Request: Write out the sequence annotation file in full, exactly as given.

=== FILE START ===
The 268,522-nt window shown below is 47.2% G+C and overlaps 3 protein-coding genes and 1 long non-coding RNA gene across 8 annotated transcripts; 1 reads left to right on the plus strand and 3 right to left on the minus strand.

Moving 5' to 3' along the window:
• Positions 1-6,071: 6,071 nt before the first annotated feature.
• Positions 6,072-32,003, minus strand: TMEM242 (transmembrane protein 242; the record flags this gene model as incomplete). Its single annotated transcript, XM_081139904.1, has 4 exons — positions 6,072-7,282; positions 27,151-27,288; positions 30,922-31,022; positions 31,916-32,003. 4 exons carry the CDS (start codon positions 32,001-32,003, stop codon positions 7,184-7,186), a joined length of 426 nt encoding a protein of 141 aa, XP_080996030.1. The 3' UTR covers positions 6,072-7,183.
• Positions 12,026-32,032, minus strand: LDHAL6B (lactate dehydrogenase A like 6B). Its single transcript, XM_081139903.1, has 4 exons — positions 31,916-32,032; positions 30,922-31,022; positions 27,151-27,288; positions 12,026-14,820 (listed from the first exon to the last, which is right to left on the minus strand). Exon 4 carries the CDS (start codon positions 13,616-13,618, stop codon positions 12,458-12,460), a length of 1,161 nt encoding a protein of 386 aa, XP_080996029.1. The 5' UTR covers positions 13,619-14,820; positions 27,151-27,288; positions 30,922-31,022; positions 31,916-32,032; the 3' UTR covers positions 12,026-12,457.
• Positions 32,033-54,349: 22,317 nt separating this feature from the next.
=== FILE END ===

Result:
The 268,522-nt window shown below is 47.2% G+C and overlaps 3 protein-coding genes and 1 long non-coding RNA gene across 8 annotated transcripts; 1 reads left to right on the plus strand and 3 right to left on the minus strand.

Moving 5' to 3' along the window:
• Positions 1-6,071: 6,071 nt before the first annotated feature.
• Positions 6,072-32,003, minus strand: TMEM242 (transmembrane protein 242; the record flags this gene model as incomplete). Its single annotated transcript, XM_081139904.1, has 4 exons — positions 6,072-7,282; positions 27,151-27,288; positions 30,922-31,022; positions 31,916-32,003. 4 exons carry the CDS (start codon positions 32,001-32,003, stop codon positions 7,184-7,186), a joined length of 426 nt encoding a protein of 141 aa, XP_080996030.1. The 3' UTR covers positions 6,072-7,183.
• Positions 12,026-32,032, minus strand: LDHAL6B (lactate dehydrogenase A like 6B). Its single transcript, XM_081139903.1, has 4 exons — positions 31,916-32,032; positions 30,922-31,022; positions 27,151-27,288; positions 12,026-14,820 (listed from the first exon to the last, which is right to left on the minus strand). Exon 4 carries the CDS (start codon positions 13,616-13,618, stop codon positions 12,458-12,460), a length of 1,161 nt encoding a protein of 386 aa, XP_080996029.1. The 5' UTR covers positions 13,619-14,820; positions 27,151-27,288; positions 30,922-31,022; positions 31,916-32,032; the 3' UTR covers positions 12,026-12,457.
• Positions 32,033-54,349: 22,317 nt separating this feature from the next.